Cars driving forward
CES has effectively become a car show unto itself, but this year will be hard to show what’s new. The automotive section at the show has been like an experiential centrepiece for what the industry is working on, only without actually being there, it’s unclear what automakers will actually reveal.
There is a good chance that they will continue to talk about in-car connectivity and integration, presenting upcoming vehicles as roving connected devices. That means your phone, wearable and smart home products would eventually tie into the car in a number of ways. You may have already seen that with Amazon Alexa and Google Assistant voice commands, both inside and outside the car.
Hands-free connectivity and driver safety will be underlying themes throughout. Either way, expect to hear about some interesting ideas that may become reality sometime sooner than later.
This is one area where not being there may be a tougher sell for vendors, but health and wellness are big factors in the tech industry. Smaller companies and startups often tackle health and fitness in interesting ways, but larger brands are ramping up on them, too. And they can vary from wearables tracking certain metrics, to devices you use at home to help literally clear the air.
It’s a hard one to predict because there’s always at least something that throws a curveball into the show. Naturally, with a global pandemic making health the centre of so much in the world, it’s a theme likely to get a lot of attention at this virtual CES.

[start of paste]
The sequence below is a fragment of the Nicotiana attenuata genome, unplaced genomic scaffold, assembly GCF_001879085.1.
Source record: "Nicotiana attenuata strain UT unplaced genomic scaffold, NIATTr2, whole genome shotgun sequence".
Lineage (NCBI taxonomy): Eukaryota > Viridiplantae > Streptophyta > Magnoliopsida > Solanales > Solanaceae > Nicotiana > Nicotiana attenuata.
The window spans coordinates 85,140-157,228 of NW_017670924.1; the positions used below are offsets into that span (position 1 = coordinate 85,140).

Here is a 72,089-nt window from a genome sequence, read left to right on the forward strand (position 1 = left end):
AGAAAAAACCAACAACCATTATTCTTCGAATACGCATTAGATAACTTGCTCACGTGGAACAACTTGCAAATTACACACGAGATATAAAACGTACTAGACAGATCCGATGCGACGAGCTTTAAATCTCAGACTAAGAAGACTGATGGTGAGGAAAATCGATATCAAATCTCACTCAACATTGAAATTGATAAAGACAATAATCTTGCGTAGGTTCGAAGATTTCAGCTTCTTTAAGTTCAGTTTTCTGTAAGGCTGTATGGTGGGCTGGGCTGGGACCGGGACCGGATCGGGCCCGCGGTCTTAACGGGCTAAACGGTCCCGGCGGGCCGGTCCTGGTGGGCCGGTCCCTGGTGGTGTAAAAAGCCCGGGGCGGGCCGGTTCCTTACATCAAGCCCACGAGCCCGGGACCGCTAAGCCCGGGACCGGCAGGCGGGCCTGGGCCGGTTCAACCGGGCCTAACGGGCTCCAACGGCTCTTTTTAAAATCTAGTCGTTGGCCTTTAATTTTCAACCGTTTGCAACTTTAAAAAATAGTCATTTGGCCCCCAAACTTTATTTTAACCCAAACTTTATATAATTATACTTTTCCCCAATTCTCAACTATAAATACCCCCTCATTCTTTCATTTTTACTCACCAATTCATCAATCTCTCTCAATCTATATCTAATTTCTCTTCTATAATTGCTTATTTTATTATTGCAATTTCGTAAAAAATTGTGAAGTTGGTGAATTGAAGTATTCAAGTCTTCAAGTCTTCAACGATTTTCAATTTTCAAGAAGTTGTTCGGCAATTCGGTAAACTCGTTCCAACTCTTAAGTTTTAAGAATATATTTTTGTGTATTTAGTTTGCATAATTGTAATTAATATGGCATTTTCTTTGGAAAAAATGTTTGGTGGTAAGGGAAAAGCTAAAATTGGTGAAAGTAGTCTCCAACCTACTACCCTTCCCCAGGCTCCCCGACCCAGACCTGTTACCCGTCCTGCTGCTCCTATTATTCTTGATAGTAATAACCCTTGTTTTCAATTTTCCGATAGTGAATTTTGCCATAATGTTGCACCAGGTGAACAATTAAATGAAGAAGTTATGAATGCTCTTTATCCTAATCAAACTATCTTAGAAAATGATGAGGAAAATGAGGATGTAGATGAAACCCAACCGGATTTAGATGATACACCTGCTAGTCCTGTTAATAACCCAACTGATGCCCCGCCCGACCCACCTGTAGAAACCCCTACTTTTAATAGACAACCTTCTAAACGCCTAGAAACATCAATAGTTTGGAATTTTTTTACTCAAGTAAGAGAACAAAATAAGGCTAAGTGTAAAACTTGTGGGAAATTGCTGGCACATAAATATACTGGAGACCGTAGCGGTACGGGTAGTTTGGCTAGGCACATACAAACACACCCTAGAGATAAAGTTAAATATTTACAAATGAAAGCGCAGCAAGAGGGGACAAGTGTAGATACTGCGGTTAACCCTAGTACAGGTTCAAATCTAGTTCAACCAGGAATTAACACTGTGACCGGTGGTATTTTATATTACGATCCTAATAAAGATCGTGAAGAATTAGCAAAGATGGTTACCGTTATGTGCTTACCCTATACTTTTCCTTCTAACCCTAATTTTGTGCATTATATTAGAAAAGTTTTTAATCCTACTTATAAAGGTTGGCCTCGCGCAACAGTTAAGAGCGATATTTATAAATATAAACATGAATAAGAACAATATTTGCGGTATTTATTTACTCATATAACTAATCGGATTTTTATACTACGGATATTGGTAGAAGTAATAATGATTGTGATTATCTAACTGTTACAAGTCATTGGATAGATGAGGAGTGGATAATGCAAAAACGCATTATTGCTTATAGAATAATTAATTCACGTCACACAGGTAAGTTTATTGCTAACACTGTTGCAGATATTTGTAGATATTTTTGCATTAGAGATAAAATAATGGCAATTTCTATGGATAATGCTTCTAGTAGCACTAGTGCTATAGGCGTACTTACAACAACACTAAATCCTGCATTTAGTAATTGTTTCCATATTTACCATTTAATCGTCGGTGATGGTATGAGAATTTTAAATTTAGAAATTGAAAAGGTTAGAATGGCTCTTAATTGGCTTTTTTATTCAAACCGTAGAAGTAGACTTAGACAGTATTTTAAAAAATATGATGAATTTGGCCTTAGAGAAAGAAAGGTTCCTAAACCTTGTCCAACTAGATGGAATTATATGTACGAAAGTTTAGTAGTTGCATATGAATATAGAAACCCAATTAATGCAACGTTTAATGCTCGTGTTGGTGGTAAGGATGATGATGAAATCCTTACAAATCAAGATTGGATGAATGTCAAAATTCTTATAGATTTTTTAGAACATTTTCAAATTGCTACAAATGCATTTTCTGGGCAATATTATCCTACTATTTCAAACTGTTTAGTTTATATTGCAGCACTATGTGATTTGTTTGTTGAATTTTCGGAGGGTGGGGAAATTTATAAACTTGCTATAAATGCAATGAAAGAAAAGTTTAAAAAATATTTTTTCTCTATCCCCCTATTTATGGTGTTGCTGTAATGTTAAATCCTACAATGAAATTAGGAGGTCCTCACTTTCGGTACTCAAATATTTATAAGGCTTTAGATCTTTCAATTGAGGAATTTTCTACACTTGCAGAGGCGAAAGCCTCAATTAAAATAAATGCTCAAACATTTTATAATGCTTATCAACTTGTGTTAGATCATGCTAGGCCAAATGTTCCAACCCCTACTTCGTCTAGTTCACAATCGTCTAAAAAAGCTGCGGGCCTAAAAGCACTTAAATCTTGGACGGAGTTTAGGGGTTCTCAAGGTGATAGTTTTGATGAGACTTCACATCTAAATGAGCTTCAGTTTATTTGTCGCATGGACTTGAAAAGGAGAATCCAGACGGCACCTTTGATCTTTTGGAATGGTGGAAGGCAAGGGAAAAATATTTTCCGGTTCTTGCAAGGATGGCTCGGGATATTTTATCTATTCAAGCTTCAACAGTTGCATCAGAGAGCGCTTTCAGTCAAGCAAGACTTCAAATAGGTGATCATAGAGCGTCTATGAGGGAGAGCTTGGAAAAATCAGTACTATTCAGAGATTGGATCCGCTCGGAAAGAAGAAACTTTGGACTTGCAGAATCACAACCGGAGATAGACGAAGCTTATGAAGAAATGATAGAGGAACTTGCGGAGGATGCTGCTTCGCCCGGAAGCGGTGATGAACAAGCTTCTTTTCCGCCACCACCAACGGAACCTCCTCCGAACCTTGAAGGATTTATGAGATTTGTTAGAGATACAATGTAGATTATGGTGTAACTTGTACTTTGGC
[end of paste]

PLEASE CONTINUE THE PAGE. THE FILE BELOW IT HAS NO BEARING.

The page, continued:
Working from home
Don’t be surprised to see more products tailored for remote work situations. The pandemic forced many to experience working from home for the first time, and it’s possible they’ll continue to do so, even part-time, when the coronavirus is no longer a major threat. This is a category that paints very broad strokes, so along with new computers, monitors, keyboards, mice, and other standard office productivity devices, there may also be unique items designed to spur the creative process at home.
Cloud-based solutions may be in there, as well as cameras, cooking gizmos, pet gadgets, and much more. The sky’s the limit, really, because there are so many things that can apply to working remotely. It may turn out to be a pervasive theme throughout the digital show.
Getting ready for the year ahead from CES 2021
For a show like CES, a handful of themes don’t a show make, but these are the ones that should dominate a lot of the headlines. There will certainly be news about the ongoing rollout of 5G network technology and what that could mean for the future. You may even come across some tidbits about streaming services, smartphones, photography and various other categories. And let’s not leave out headphones, speakers, and all things audio.
You can follow it all right here with great CES coverage on the blog. We’ll be looking at the newest tech and giving you the details on what’s coming this year.